Sparkwell All Saints Primary School
Sparkwell All Saints Primary School, from Plymouth, are a Silver Artsmark school. Opening in 2013, Sparkwell is a small school who started their journey with under 70 pupils and whose dedication to arts and cultural education would only ever be enhanced, not impeded, by their size.
What difference has the Artsmark journey made in your school?
It has ensured we think of all the elements of arts in our curriculum delivery and that we are more strategic in our planning. We already did a lot, but it has made us more strategic in looking at curriculum coverage and the opportunities we can offer and ensuring money is put aside by linking it to priorities in the school development plan.
Staff response to Artsmark
“It is great that we are encouraged to spend time on creative learning as the children really enjoy it and benefit in many ways from it.” – Teacher Y3/4.
Pupil response to Artsmark
“I love singing and I have liked doing new things like learning to play an instrument and how to do digital arts” – Pupil, age 9.
What was your favourite part of Artsmark?
Engaging with other professionals and allowing them to share their expertise and passion for creativity with the children. We worked with DAISI, who were great at finding us specific artists, including digital artists, which the children very much enjoyed. We also linked up with a secondary school, through a primary school we worked with on our Forest School, who sent out art teachers to deliver exciting, different workshops.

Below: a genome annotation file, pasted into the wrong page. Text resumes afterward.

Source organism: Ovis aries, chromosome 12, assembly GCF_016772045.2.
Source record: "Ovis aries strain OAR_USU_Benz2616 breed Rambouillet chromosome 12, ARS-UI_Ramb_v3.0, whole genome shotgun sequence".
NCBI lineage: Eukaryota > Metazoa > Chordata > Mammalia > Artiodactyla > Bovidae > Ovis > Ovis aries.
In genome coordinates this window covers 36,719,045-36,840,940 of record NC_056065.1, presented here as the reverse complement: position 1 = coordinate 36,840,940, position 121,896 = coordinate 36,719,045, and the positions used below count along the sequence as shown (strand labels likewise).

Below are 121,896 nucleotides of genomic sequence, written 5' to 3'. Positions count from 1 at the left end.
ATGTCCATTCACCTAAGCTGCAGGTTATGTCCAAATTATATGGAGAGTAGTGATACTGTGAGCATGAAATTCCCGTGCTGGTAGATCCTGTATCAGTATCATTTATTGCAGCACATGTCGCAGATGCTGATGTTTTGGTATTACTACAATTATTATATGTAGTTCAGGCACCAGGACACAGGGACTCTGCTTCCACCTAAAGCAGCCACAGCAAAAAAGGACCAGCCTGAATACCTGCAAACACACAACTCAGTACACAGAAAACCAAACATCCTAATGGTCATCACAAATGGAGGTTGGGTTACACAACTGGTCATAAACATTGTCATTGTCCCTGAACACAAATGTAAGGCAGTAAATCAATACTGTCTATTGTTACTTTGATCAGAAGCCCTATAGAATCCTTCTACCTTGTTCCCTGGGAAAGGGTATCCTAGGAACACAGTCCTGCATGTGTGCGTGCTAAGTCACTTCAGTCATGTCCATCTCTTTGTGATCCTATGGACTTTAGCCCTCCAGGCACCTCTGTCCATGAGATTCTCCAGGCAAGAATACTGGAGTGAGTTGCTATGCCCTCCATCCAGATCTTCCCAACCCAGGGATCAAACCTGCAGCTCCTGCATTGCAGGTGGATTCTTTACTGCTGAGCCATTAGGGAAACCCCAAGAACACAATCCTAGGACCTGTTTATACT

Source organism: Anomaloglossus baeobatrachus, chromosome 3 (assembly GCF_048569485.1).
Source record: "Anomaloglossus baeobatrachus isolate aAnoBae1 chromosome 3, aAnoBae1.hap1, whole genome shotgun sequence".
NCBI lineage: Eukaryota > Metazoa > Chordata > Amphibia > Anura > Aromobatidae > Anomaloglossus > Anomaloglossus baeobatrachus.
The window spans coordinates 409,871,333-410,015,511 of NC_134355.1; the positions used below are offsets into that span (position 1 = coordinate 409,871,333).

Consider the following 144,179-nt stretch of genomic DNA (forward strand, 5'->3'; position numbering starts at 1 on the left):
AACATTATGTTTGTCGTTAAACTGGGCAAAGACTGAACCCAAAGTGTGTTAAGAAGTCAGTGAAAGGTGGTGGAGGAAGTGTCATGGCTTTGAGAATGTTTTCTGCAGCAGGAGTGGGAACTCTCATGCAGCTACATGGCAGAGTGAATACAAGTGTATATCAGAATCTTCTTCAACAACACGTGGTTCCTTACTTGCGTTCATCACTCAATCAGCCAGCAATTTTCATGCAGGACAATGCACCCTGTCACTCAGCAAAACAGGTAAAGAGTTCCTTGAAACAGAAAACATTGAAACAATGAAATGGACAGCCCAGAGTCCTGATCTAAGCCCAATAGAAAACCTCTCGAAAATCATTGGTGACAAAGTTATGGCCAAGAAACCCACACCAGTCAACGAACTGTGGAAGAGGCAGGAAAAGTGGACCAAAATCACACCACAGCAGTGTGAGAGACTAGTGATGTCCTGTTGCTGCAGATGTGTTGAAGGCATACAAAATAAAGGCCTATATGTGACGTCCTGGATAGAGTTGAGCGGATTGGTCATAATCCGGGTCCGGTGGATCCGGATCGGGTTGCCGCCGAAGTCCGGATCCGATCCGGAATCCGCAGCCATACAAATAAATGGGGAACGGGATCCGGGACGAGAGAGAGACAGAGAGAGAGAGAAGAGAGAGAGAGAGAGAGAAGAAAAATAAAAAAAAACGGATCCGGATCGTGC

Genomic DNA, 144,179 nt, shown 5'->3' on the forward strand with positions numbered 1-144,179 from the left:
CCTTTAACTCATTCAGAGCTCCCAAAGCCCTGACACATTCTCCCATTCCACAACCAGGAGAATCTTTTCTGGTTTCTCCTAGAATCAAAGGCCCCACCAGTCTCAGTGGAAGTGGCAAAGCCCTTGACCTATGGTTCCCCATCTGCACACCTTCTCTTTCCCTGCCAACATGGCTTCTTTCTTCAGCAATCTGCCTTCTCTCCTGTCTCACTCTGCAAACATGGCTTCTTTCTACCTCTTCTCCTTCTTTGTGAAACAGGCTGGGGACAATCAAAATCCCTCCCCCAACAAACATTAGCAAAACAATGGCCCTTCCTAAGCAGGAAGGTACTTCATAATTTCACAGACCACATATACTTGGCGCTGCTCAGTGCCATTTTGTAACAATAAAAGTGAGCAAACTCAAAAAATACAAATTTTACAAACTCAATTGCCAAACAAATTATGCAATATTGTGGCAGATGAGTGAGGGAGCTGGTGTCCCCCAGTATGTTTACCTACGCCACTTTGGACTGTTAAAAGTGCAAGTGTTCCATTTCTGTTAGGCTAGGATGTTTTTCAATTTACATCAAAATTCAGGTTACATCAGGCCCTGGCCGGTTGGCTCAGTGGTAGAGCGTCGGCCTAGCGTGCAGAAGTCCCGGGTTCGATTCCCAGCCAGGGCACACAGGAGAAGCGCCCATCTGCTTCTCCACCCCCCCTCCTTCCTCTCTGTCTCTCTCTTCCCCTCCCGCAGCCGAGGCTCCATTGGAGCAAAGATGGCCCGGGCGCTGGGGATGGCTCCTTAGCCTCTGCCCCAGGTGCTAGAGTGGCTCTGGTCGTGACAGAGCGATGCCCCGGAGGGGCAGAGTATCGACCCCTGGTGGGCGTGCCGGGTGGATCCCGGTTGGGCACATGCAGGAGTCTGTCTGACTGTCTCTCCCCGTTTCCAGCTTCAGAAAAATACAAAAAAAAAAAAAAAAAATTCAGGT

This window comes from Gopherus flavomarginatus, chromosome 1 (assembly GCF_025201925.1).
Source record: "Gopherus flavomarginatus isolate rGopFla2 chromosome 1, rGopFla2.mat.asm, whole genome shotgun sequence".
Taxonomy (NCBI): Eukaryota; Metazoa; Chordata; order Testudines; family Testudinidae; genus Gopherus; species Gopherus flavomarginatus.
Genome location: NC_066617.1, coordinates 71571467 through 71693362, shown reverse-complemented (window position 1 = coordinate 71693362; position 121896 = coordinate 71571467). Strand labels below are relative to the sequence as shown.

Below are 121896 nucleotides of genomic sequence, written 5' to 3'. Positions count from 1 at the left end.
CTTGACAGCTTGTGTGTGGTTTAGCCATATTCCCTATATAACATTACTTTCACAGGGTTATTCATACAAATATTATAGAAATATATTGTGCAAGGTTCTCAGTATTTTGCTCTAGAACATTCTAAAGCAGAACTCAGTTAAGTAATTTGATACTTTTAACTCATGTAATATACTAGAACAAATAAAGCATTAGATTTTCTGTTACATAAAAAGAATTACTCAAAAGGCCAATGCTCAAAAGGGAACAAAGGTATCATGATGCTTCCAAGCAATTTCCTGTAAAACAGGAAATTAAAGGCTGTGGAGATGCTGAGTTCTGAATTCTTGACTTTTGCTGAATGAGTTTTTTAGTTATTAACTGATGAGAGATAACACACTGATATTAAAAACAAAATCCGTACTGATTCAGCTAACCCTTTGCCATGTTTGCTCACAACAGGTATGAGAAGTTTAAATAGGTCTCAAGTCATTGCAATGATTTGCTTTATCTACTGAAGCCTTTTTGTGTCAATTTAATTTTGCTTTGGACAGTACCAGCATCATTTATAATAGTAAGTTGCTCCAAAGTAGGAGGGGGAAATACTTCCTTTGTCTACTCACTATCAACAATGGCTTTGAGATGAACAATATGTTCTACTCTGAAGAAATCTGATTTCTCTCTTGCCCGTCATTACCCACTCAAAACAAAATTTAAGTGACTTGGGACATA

If you had once piece of advice for an education setting that’s new to Artsmark what would it be?
Go for it, we found that by reaching out to parents, governors and the local community we could access some generous professionals willing to give their time for free.
When you started your journey, you had just under 70 pupils. Would you say there were any advantages that you gained from being a smaller school?
The price point was a big advantage; some awards don’t have that and don’t recognise the challenges smaller settings face. Also, being a small school, just three or four classes, allows you to make decisions quickly. Things can be discussed and actioned quickly.
Were there any challenges you faced due to your small size, and how did you overcome or get around them?
Fewer pupils means fewer staff, which maybe results in having a smaller pool of skills, though we are lucky to have quite creative staff. By going out to local community, you can cover these gaps – we used a local community magazine.
You also said you were already doing a lot in terms of arts provision prior to signing up for Artsmark; why would you say the arts are so important to the school and your curriculum, and what drove you to sign up for Artsmark in the first place?
The arts give children a skill for life and develops their natural ability in being creative; they get to work together and expand their communication skills. The atmosphere in the school with lots of visitors was great; parents coming in made lots of really positive comments. The importance of the arts is central to my philosophy as a teacher and headteacher – it’s been exciting to join a young school at the beginning and know what ethos you want. We’ve never had people here who aren’t willing to take things on board.
We’re having an arts week to celebrate getting our Artsmark level and using it to launch our delivery of Arts Award. We’ll be providing something different each day; from a drama day, to a poetry day, including an artist coming in to do landscapes on the Wednesday.